in only four years.

June 7, 1995: First meeting of the ministers of 
Foreign Trade of Canada (Roy MacLaren), the US 
(Mickey Kantor), Mexico (Herminio Blanco) and 
Chile (Eduardo Aninat) to start negotiations.

December 29, 1995: Chile and Canada commit to 
negotiate a bilateral free trade agreement.

June 3, 1996: Chile and Canada start negotiating 
the reciprocal opening of markets in Santiago.

November 18, 1996: Signing in Ottawa of the 
Canada-Chile free trade agreement by Jean 
Chrétien, Prime Minister of Canada and Eduardo 
Frei, President of Chile. The agreement frees 80% 
of trade between the two countries. It is the 
first free trade agreement signed between Chile 
and a member of the G 7.

July 4, 1997: The Canada-Chile free trade 
agreement comes into effect. 1997: The US 
presidency proposes applying NAFTA parity to 
Caribbean countries.

April 17, 1998: Signing in Santiago, Chile of the 
free trade agreement between Chile and Mexico by 
President Ernesto Zedillo Ponce de León of 
Mexico, and President Eduardo Frei of Chile.

August 1, 1999: The Chile-Mexico free trade 
agreement comes into effect. September, 1999: The 
Canadian right-wing think tank the Fraser 
Institute publishes a paper by Herbert G. Grubel 
titled "The Case for the Amero: The Economics and 
Politics of a North American Monetary Union". In 
the paper Grubel argues that a common currency is 
not inevitable but it is desirable. See: The Case 
for the Amero

July 2, 2000: Vicente Fox Quesada of the National 
Action Party (PAN), is elected president of 
Mexico, thus ending the reign of the 
Revolutionary Institutional Party (RIP) that had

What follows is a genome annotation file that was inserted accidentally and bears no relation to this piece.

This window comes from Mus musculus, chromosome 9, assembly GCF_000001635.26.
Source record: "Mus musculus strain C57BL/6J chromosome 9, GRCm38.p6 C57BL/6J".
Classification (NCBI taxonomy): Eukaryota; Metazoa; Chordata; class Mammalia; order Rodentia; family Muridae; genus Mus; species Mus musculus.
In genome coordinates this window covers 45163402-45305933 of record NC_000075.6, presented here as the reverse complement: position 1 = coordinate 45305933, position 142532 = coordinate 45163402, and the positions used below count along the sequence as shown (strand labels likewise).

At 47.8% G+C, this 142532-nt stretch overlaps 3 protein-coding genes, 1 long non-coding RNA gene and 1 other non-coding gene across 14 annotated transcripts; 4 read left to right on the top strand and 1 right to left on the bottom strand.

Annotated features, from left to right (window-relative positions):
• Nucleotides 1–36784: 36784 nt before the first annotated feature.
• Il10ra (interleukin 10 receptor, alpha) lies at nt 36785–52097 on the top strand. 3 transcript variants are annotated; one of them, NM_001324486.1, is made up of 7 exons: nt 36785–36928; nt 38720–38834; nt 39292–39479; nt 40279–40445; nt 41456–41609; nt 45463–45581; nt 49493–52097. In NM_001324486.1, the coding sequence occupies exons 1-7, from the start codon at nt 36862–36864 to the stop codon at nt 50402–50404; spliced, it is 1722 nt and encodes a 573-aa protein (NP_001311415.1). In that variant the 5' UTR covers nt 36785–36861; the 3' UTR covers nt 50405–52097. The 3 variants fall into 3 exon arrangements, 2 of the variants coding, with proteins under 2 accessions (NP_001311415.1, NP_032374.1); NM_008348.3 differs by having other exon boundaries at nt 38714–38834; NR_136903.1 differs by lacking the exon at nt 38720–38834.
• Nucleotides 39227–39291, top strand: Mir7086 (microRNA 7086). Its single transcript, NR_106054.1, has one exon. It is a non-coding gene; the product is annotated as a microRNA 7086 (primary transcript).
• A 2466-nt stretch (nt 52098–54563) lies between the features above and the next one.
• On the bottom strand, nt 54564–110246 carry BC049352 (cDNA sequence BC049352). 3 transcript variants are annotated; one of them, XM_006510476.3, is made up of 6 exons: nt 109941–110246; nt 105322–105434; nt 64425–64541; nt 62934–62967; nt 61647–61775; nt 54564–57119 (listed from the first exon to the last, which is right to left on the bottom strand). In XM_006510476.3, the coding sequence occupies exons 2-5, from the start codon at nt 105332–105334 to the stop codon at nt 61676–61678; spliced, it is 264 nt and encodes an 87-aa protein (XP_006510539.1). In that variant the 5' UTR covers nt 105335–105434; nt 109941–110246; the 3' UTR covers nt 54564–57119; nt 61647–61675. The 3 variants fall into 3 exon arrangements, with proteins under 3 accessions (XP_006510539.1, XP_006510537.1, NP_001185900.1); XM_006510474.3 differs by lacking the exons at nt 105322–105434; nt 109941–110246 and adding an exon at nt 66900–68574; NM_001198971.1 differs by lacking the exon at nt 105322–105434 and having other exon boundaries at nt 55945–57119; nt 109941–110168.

held power for 71 years. Mr. Fox is sworn in on 1 
December 2000.

July 4, 2000: Mexican president Vicente Fox 
proposes a 20 to 30 year timeline for the 
creation of a common North American market. 
President Fox's "20/20 vision" as it is commonly 
called, includes the following: a customs union, 
a common external tariff, greater coordination of 
policies, common monetary policies, free flow of 
labor, and fiscal transfers for the development 
of poor Mexican regions. With the model of the 
European Fund in mind, President Fox suggests 
that US$10 to 30 billion be invested in NAFTA to 
support underdeveloped regions. The fund could be 
administered by an international financial 
institution such as the Inter-American 
Development Bank.

November 27, 2000: Trade negotiations resume 
between the US and Chile for Chile's possible 
entry into NAFTA.

2001: Robert Pastor's 2001 book "Toward a North 
American Community" is published. The book calls 
for the creation of a North American Union (NAU).

April 2001: Canadian Prime Minister Jean Chretien 
and US President George W. Bush sign the 
Declaration of Quebec City at the third Summit of 
the Americas: "This is a 'commitment to 
hemispheric integration". See: Declaration of 
Quebec City

September 11, 2001: A series of coordinated 
suicide terrorist attacks upon the United States, 
predominantly targeting civilians, are carried 
out on Tuesday, September 11, 2001. Two planes 
(United Airlines Flight 175 and American Airlines 
Flight 11) crashed into the World Trade Center in 
New York City, one plane into each tower (One and 
Two). Both towers collapsed within two hours. The 
pilot of the third team crashed a plane into the 
Pentagon in Arlington County, Virginia. 
Passengers and members of the flight crew on the 
fourth aircraft attempted to retake control of 
their plane from the hijackers; that plane 
crashed into a field near the town of Shanksville 
in rural Somerset County, Pennsylvania. Excluding 
the 19 hijackers, a confirmed 2,973 people died 
and another 24 remain listed as missing as a 
result of these attacks. In response, the Bush 
administration launches the "war on terror" and 
becomes very concerned with security.

December 2001: New U.S. Ambassador to Canada Paul 
Cellucci publicly advocates "NAFTA-plus". See: 
The Emergence of a North American Community?

December 2001: U.S. Governor Tom Ridge and 
Canadian Deputy Prime Minister John Manley sign 
the Smart Border Declaration and Associated 
30-Point Action Plan to Enhance the Security of 
Our Shared Border While Facilitating the 
Legitimate Flow of People and Goods. The Action 
Plan has four pillars: the secure flow of people, 
the secure flow of goods, secure infrastructure, 
and information. It includes shared customs data, 
a safe third-country agreement, harmonized 
commercial processing, etc.